Scholars believe that the earliest evidence for the practice of acupuncture may have come about in China close to 4000 years ago. We believe that acupressure techniques may have been used at least by another millennium before acupuncture. At some point, acupressure lost its popularity, with acupressure being considered inferior to acupuncture and herbology. This most likely occurred because ancient Chinese doctors avoided touching their elite patients excessively as a sign of respect.
Over time the highest form of Chinese medicine came to be from observation and prescription of Chinese herbs. In more modern times, acupressure has gained back popularity because of its use in areas of China that did not have access to Western-trained doctors, drugs or herbs. The West has also embraced this type of practice because of its safety, ease and efficacy. The acupressure system uses the same points on the body as acupuncture. However, instead of needles, one can use a tool, fingers or hands to place pressure on specific points.
I love using acupressure for the entire family, and especially for my kids, because it allows me to use medications more sparingly on them. Plus the kids think it’s pretty cool!
These are the points I use most commonly for everyday conditions. There are different techniques that can be used to stimulate the points, but I generally prefer to either use the press and release method (the point is pressed and released 30-50 times) or the circular rubbing method (the point is depressed to the level of a small ache by using the middle or index finger and rubbed for 30-50 times).
Head & Neck Pain (LI 4, He Gu)
This well-known and commonly used acupressure point lies at the highest point formed when the thumb and index finger are brought together.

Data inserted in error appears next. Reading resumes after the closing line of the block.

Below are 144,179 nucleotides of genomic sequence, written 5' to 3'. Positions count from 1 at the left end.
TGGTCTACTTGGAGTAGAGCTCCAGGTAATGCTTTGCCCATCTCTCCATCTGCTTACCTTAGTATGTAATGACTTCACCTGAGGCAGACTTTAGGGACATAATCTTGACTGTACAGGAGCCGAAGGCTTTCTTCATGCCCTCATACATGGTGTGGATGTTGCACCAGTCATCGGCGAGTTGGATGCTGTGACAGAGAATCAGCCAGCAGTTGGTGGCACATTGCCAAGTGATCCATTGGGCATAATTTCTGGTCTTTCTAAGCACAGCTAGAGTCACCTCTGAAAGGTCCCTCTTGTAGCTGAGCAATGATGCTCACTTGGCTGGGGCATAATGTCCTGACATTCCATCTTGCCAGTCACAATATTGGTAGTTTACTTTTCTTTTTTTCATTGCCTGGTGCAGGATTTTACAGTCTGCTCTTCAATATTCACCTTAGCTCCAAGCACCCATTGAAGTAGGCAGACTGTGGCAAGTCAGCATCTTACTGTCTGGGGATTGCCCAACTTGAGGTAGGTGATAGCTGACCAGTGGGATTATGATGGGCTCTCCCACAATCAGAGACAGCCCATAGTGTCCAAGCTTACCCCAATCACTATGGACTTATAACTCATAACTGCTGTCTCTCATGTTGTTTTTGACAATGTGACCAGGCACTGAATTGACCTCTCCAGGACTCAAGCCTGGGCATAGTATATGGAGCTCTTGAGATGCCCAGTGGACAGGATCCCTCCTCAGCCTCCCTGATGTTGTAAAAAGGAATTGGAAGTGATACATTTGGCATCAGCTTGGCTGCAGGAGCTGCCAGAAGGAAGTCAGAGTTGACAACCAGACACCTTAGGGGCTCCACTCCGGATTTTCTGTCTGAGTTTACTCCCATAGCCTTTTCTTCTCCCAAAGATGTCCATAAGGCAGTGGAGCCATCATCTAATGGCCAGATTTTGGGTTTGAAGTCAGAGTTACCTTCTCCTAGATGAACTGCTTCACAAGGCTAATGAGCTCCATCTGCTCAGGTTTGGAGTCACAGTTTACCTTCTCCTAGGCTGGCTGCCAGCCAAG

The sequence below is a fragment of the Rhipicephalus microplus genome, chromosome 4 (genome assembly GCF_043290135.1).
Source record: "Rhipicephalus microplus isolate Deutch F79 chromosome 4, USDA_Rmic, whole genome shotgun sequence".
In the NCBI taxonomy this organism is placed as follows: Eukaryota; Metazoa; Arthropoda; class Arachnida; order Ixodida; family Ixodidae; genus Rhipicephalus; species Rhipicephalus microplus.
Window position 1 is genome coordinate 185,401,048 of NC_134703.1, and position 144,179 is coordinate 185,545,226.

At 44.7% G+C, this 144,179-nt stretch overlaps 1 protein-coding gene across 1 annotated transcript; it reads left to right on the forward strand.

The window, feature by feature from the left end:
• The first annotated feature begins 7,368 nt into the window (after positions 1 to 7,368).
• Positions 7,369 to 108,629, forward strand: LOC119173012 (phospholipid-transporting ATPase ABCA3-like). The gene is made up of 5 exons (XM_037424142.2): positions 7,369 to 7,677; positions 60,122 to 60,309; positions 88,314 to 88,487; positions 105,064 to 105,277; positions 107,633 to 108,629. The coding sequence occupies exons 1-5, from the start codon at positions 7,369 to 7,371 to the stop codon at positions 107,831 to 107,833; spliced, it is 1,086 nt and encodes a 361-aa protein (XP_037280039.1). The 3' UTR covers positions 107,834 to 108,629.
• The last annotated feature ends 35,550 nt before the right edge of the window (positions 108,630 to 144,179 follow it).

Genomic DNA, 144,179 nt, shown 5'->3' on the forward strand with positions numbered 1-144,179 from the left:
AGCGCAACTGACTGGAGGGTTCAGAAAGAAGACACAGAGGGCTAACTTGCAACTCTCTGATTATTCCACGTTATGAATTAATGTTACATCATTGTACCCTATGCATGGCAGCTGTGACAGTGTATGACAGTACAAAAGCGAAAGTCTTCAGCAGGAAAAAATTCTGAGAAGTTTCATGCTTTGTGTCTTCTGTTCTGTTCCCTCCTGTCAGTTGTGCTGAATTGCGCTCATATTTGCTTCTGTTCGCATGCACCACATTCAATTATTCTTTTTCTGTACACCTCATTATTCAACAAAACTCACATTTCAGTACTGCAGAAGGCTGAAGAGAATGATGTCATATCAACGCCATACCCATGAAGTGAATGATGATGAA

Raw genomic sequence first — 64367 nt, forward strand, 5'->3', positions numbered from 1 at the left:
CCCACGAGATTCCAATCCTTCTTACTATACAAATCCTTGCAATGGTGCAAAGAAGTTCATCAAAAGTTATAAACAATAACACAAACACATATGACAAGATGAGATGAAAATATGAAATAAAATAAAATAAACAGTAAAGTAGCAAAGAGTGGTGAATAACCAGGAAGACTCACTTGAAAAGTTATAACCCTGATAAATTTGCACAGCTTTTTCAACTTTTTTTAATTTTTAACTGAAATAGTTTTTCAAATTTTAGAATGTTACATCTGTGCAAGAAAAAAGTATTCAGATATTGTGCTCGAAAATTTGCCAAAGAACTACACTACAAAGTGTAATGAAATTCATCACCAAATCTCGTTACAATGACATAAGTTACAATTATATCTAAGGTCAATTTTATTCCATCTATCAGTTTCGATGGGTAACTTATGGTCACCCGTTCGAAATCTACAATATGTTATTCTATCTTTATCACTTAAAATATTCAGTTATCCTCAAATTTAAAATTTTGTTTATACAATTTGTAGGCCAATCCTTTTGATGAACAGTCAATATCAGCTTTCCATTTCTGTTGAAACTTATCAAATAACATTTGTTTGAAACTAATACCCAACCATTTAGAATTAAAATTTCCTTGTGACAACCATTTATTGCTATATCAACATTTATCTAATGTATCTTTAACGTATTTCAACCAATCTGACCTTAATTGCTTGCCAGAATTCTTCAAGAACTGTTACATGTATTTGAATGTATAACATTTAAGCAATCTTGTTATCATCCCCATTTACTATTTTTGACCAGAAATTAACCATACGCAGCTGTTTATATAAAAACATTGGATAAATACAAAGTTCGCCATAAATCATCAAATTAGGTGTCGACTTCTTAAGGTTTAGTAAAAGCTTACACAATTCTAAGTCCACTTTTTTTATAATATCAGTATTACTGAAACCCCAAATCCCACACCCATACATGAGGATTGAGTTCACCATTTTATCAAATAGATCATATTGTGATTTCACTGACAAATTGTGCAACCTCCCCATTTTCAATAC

It is my first choice for many disorders of the head and neck, including headaches, neck stiffness, chronic bronchitis, sinusitis, dizziness, tinnitus (ringing in ears), toothache, common cold, redness and swelling of eyes and face, nasal obstruction and any type of facial, nasal or ear pain. Combined with theLiver 3 point on the foot (see below) it is best known as “The Four Gates”. This combination of four points (bilateral LI 4 and LIV 3) is used exclusively as the cure-all by many practitioners and can be helpful for generalized body pain and insomnia. LI 4 or He Gu does induce labor and is therefore contraindicated during pregnancy.
Lower Extremity Disorders (Liver 3, Tai Chong)
Found on top of the foot between the 1st and 2nd toe, Liver 3 is a commonly used point in acupuncture and acupressure. This point is effective for issues such as painful menstruation, hernia, impotence, PMS, nausea, vomiting, diarrhea and constipation. Additionally, it is a calming point, good for anger, anxiety and insomnia. As mentioned previously, in combination with LI 4, it is a powerful blood and Qi mover.
Heartburn, Nausea, Motion Sickness (P 6, Nei Guan)
Located in the inner wrist, about three finger widths (or 2 inches) from the top crease in the wrist and centered in the groove between the two large tendons, is acupressure point P 6. This point is responsible for relaxing the chest area, which could help in asthma or palpitations. It is used frequently for nausea, motion sickness and vomiting. Studies have found that P6 is effective in decreasing chemotherapy-induced nausea, vomiting, and anxiety in patients with breast cancer. While there are some inconsistencies in the literature, it appears that this point may have benefits in post-op nausea/vomiting, decreasing labor pain in pregnancy, vertigo and carpal tunnel syndrome.
Get Out of Your Head (Kidney 1, Yong Quan)
Acupressure point Kidney 1 can be easily found by flexing your foot down toward the ground. The small depression in the upper-mid part of the foot is where the point is located. I love this point for a number of reasons. First, it’s pretty easy to find and stimulate. It can be stimulated with fingers or golf ball while you are going about your daily work. Second, it is a great grounding point – a point that encourages the flow of energy down…out of the head. This is a great point to stimulate when you are obsessing or anxious over something. It is also a great tool to use for insomnia, headaches, ringing in the ears and chronic sore throats.
1. Genc F, Tan M. The effect of acupressure application on chemotherapy-induced nausea, vomiting and anxiety in patients with breast cancer. Palliat Support Care. 2014 Apr 30:1-10
2. Hjelmstedt A. Acupressure to reduce labor pain: a randomized controlled trial. Acta Obstet Gynecol Scand. 2010 Nov;89(11):1453-9.
3. Lee E, Frazier S. The Efficacy of Acupressure for Symptom Management: A Systematic Review
4. J Pain Symptom Manage. 2011 October; 42(4): 589–603. Published online 2011 April 30.